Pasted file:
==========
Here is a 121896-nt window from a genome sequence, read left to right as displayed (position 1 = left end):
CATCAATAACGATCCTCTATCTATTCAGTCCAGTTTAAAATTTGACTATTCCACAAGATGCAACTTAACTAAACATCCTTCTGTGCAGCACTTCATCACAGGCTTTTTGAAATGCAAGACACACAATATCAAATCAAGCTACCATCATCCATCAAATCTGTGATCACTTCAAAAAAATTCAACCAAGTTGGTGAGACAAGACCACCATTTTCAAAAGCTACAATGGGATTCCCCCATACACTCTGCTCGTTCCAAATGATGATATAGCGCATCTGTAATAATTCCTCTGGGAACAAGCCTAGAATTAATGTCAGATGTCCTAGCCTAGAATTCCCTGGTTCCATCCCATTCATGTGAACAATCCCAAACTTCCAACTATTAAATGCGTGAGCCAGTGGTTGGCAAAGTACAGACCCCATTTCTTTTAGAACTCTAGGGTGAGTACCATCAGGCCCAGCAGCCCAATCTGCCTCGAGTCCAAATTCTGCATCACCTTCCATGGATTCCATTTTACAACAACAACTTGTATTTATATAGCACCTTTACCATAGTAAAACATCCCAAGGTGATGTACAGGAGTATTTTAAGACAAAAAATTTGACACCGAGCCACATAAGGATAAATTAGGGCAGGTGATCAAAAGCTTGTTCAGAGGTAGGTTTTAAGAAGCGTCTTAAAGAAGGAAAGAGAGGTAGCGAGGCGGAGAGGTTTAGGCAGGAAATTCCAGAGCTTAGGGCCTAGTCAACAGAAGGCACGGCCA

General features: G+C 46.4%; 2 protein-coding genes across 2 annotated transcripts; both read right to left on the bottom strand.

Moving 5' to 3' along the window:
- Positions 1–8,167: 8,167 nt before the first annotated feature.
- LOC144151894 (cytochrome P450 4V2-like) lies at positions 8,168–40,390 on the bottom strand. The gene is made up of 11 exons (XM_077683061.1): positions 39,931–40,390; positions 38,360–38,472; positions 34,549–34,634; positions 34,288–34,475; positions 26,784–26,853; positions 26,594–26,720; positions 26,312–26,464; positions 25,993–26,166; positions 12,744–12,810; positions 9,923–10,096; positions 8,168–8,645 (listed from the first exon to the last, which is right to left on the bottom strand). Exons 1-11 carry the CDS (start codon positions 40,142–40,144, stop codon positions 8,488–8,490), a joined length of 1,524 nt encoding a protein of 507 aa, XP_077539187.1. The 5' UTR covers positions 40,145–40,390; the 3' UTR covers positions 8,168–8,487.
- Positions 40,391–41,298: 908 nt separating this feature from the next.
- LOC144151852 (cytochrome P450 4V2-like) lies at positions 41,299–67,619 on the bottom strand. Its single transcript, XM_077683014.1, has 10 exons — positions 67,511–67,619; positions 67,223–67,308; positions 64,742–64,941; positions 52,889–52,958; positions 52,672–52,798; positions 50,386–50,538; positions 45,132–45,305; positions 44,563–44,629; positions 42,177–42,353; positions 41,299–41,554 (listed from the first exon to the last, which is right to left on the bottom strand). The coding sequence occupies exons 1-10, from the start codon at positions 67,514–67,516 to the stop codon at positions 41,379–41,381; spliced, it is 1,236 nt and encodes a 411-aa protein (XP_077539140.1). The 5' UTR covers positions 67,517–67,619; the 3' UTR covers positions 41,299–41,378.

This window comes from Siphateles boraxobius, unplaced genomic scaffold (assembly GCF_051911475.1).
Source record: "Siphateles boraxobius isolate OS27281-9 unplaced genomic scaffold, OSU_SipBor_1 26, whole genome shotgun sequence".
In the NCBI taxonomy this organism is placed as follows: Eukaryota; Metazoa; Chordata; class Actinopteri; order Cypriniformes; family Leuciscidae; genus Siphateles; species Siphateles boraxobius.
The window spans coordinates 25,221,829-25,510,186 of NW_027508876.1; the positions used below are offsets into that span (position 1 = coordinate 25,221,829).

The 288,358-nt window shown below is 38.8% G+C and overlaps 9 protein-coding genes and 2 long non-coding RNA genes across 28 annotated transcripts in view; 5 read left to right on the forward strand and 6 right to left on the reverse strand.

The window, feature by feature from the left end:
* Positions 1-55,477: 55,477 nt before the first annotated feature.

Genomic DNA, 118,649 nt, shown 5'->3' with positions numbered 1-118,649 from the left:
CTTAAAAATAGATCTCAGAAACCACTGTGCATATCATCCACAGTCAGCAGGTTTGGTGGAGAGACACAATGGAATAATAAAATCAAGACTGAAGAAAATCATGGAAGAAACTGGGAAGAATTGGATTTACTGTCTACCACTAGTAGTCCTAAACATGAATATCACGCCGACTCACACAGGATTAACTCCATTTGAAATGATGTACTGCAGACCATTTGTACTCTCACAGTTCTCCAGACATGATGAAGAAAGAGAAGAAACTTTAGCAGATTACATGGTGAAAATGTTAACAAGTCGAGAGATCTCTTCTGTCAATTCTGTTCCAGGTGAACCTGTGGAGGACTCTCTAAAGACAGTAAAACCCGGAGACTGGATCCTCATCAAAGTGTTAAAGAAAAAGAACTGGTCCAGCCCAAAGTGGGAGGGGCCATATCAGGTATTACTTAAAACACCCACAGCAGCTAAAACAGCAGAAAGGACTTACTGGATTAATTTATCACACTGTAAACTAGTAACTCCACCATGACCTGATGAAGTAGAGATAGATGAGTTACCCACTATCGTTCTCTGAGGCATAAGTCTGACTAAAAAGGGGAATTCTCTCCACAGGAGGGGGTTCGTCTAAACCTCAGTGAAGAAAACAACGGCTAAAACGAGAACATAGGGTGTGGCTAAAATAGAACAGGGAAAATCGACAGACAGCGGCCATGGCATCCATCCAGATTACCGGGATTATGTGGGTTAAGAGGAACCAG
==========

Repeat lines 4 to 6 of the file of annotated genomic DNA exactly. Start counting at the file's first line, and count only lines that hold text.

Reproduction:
Moving 5' to 3' along the window:
- Positions 1–8,167: 8,167 nt before the first annotated feature.
- LOC144151894 (cytochrome P450 4V2-like) lies at positions 8,168–40,390 on the bottom strand. The gene is made up of 11 exons (XM_077683061.1): positions 39,931–40,390; positions 38,360–38,472; positions 34,549–34,634; positions 34,288–34,475; positions 26,784–26,853; positions 26,594–26,720; positions 26,312–26,464; positions 25,993–26,166; positions 12,744–12,810; positions 9,923–10,096; positions 8,168–8,645 (listed from the first exon to the last, which is right to left on the bottom strand). Exons 1-11 carry the CDS (start codon positions 40,142–40,144, stop codon positions 8,488–8,490), a joined length of 1,524 nt encoding a protein of 507 aa, XP_077539187.1. The 5' UTR covers positions 40,145–40,390; the 3' UTR covers positions 8,168–8,487.